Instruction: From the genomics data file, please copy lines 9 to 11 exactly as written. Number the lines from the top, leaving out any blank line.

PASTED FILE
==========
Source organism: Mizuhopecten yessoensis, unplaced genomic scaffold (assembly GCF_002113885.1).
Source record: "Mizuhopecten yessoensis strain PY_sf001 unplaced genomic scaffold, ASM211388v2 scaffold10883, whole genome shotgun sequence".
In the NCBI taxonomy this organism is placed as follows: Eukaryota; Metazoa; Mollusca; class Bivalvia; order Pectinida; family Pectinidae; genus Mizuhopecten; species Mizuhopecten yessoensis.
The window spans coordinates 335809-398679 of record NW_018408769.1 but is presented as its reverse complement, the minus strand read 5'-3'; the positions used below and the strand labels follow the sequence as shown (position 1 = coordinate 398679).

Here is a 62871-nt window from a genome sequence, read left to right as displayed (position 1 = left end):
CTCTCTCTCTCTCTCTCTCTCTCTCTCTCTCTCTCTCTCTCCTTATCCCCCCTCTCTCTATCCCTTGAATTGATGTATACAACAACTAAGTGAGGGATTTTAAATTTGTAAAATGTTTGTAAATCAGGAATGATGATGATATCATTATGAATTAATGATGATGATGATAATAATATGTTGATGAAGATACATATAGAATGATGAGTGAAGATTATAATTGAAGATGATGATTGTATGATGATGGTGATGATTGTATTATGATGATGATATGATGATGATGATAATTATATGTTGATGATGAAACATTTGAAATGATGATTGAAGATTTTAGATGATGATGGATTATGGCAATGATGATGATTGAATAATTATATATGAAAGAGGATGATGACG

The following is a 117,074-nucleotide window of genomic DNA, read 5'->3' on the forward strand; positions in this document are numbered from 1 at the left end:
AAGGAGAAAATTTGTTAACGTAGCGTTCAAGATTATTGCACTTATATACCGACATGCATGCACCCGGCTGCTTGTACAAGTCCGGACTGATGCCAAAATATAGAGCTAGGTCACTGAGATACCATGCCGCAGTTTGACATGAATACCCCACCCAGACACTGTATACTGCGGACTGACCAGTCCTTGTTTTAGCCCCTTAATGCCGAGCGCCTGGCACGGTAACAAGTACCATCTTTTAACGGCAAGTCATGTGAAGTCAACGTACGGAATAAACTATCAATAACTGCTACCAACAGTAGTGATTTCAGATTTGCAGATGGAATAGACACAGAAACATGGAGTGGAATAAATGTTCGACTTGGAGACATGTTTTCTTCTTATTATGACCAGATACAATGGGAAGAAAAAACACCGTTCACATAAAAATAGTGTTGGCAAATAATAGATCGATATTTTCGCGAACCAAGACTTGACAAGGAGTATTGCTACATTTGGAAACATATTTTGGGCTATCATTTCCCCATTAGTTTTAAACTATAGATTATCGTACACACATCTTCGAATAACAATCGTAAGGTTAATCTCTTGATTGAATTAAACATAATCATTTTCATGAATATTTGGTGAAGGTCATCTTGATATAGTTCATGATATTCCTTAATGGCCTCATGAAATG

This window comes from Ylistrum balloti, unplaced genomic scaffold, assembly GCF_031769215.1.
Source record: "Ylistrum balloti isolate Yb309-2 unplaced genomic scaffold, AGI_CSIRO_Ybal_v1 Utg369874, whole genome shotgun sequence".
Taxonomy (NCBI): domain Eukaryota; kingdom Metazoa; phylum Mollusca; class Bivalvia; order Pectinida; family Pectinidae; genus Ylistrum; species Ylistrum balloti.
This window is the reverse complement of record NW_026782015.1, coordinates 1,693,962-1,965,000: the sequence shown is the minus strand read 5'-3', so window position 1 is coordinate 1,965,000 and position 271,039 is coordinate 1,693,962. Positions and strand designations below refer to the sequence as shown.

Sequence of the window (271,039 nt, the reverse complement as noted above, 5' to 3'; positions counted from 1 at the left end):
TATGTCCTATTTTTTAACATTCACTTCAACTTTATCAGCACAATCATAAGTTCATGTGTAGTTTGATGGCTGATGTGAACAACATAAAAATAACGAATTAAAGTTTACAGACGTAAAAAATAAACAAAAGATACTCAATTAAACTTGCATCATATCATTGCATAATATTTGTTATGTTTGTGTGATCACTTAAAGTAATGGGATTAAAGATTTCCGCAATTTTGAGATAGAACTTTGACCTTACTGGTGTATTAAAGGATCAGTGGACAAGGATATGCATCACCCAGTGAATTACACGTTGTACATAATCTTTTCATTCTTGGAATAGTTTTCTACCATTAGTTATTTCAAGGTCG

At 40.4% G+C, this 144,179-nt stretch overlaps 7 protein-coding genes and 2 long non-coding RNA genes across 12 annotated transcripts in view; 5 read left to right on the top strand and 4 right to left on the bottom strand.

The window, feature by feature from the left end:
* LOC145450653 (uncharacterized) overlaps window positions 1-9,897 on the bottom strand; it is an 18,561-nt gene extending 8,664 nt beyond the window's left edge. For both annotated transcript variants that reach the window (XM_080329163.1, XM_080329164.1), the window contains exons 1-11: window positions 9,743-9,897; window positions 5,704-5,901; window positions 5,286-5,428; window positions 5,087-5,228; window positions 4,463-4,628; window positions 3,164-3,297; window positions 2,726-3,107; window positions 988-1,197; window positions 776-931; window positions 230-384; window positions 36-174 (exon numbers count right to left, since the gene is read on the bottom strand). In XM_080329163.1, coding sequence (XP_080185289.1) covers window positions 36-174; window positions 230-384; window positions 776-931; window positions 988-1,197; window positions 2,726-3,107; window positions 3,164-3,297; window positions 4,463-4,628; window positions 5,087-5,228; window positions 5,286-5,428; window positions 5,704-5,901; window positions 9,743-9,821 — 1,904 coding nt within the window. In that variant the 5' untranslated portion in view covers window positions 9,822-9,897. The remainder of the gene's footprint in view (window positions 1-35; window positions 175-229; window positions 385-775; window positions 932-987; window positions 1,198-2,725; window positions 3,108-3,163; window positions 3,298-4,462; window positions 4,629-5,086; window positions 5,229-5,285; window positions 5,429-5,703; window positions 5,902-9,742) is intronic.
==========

This window comes from Ylistrum balloti, unplaced genomic scaffold, assembly GCF_031769215.1.
Source record: "Ylistrum balloti isolate Yb309-2 unplaced genomic scaffold, AGI_CSIRO_Ybal_v1 Utg369874, whole genome shotgun sequence".
Taxonomy (NCBI): domain Eukaryota; kingdom Metazoa; phylum Mollusca; class Bivalvia; order Pectinida; family Pectinidae; genus Ylistrum; species Ylistrum balloti.